in Frieze | 09 AUG 95
Featured in
Issue 24

Back to the Future

The resurgence of 60s culture

in Frieze | 09 AUG 95

Now that the 16-year Conservative hegemony has reached terminal velocity, change is in the air. You could feel it in April, with the unseasonably hot weather, the local government elections, even Oasis' triumphant number one, Some Might Say. Yet as the summer rises to its zenith, change has not occurred quickly enough, and in the place of simple optimism comes frustration - expressed in riot and disorder in places far away from the capital's panoptikon: Bradford, Luton, Leeds, Portadown. Or there is the other side of direct action: the M11/M3/M55 protests, the massed crowds at Brightlingsea - single issues with implications for everybody.

There is another response. Denied any real access to the political process or to the cynical media, the desire for change goes underground, into the collective subconscious. It hasn't happened for a long time, but millenarian rumours have begun to circulate, flying like the spites out of Pandora's box: the next moon will shift the world off its axis; there has been a nuclear accident in Birmingham, covered up as a serious fire; astrological conditions - Uranus sextile Pluto - indicate a return to the mid to late 60s. Like all supra-rational phenomena, it hardly matters whether they are true, more that these ideas have currency.

If 6 was 9, Jimi Hendrix sang in 1967 and, just as his reputation has continued to rise and rise, the high 60s, that period from 1966 to 1969 so reviled by the New Right, are back back back. The indices are all over pop culture, that powerful transmitter of the shadow side: the twisted psychedelia of Drum and Bass; the interplanetary journeys of Techno; the total influence of the Kinks/Small Faces on white guitar pop; the incredible success of this year's Glastonbury Festival, that late 60s ideal, attended this year by 200,000 people; the deep mining of the period - in books, in the museums - in a way that promotes, as well as the usual stylistic fandango, a deeper understanding.

If the 60s are an issue, it is for two principal groups: the early forties upwards, passing through the midlife, seeking a return to the ideals of their adolescence after reconsuming its cultural products; and the mid to late twenties, born in that time, beginning to undertake that most poignant of odysseys, back into the time they arrived in this world. What is great about the recent testimony - Richard Neville's Hippy Hippy Shake, the Robert Whitaker exhibition at the National Portrait Gallery - is just how this incredibly fertile, indeed positive moment is being reclaimed from the cynicism which - as the ultimate style degradation of Punk - shrouds the capital like a fog of petrochemicals and dust.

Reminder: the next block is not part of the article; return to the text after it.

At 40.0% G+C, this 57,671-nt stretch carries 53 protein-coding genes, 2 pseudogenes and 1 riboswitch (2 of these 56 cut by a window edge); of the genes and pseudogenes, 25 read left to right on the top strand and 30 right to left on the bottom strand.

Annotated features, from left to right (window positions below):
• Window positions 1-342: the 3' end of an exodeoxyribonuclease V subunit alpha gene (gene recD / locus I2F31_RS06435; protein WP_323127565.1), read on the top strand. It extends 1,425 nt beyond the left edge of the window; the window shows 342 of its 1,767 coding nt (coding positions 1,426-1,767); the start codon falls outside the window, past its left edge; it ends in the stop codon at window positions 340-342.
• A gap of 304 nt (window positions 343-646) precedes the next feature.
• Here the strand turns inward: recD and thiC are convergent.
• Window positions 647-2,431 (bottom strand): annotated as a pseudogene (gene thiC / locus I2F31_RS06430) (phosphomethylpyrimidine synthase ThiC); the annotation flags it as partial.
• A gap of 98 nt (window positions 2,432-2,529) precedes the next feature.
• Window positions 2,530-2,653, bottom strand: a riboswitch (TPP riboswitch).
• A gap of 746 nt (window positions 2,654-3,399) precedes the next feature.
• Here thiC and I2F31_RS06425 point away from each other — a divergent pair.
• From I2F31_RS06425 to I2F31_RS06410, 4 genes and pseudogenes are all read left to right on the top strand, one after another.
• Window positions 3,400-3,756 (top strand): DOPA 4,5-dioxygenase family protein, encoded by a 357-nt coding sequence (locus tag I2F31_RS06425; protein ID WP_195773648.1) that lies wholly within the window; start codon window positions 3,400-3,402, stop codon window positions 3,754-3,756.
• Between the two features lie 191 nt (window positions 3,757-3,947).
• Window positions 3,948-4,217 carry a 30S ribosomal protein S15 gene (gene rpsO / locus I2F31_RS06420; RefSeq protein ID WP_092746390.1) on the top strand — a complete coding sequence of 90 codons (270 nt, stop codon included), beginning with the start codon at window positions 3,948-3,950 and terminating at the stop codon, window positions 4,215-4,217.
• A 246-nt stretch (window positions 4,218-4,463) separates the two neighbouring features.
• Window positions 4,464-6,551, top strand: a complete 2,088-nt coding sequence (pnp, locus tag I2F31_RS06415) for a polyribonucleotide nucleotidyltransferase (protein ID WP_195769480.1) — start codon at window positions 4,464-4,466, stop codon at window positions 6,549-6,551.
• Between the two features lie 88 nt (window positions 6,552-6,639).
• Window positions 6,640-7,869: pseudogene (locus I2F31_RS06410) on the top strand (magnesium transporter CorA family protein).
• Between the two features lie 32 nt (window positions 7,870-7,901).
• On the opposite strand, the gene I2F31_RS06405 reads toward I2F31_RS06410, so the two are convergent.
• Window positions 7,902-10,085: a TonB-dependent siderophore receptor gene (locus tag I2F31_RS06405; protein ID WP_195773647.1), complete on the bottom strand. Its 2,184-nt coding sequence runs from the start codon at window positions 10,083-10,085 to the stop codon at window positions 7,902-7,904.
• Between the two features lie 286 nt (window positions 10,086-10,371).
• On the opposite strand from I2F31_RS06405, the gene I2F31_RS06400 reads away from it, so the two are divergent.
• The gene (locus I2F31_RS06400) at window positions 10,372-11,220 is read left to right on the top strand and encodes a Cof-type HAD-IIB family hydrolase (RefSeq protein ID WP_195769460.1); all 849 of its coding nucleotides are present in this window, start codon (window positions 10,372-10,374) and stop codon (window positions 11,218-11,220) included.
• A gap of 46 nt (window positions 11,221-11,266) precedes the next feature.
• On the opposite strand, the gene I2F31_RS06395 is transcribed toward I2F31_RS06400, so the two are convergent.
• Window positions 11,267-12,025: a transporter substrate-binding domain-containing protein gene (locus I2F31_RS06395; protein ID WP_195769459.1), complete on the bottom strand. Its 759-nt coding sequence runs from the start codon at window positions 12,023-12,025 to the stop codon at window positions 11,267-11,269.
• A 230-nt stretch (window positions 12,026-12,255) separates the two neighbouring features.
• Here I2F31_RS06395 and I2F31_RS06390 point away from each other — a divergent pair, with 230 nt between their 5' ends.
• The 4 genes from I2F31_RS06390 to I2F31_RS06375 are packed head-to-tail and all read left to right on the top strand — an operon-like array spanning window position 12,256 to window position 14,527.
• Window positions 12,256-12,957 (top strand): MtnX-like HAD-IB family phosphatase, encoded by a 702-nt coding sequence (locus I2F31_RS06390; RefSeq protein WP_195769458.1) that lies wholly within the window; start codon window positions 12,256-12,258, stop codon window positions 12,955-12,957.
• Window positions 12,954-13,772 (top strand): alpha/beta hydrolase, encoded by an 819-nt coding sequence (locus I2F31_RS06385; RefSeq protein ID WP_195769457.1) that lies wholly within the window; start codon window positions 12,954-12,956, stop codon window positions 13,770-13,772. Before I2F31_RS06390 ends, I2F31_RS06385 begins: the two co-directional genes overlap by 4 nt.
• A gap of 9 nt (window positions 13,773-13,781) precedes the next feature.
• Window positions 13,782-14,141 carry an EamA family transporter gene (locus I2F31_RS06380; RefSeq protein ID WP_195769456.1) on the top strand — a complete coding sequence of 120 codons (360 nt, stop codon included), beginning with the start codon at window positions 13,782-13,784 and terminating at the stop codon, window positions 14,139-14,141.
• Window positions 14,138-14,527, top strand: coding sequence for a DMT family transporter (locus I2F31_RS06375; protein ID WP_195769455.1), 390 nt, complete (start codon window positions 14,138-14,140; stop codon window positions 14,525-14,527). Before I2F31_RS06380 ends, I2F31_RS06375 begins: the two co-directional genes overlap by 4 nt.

The cross currents of the time are well seen in the Whitaker show. An expatriate Australian, he began by photographing the Beatles, ever ahead of the game, in surrealistic configurations: a 1965 portrait of John Lennon with a dandelion placed in his eye, two years before flower power; George Harrison collaged with cut-up eyes ten years before Linder's punk dystopias; all four photographed destroying a styrofoam environment made by Carol Russell and Stuart Brisley. Whitaker's infamous 'butcher photo', of the Beatles festooned with raw meat - a comment upon Vietnam - was banned in the US, and marks the moment when the group, as the avatars of the youthful principle, moved from consumption into spirituality and activism.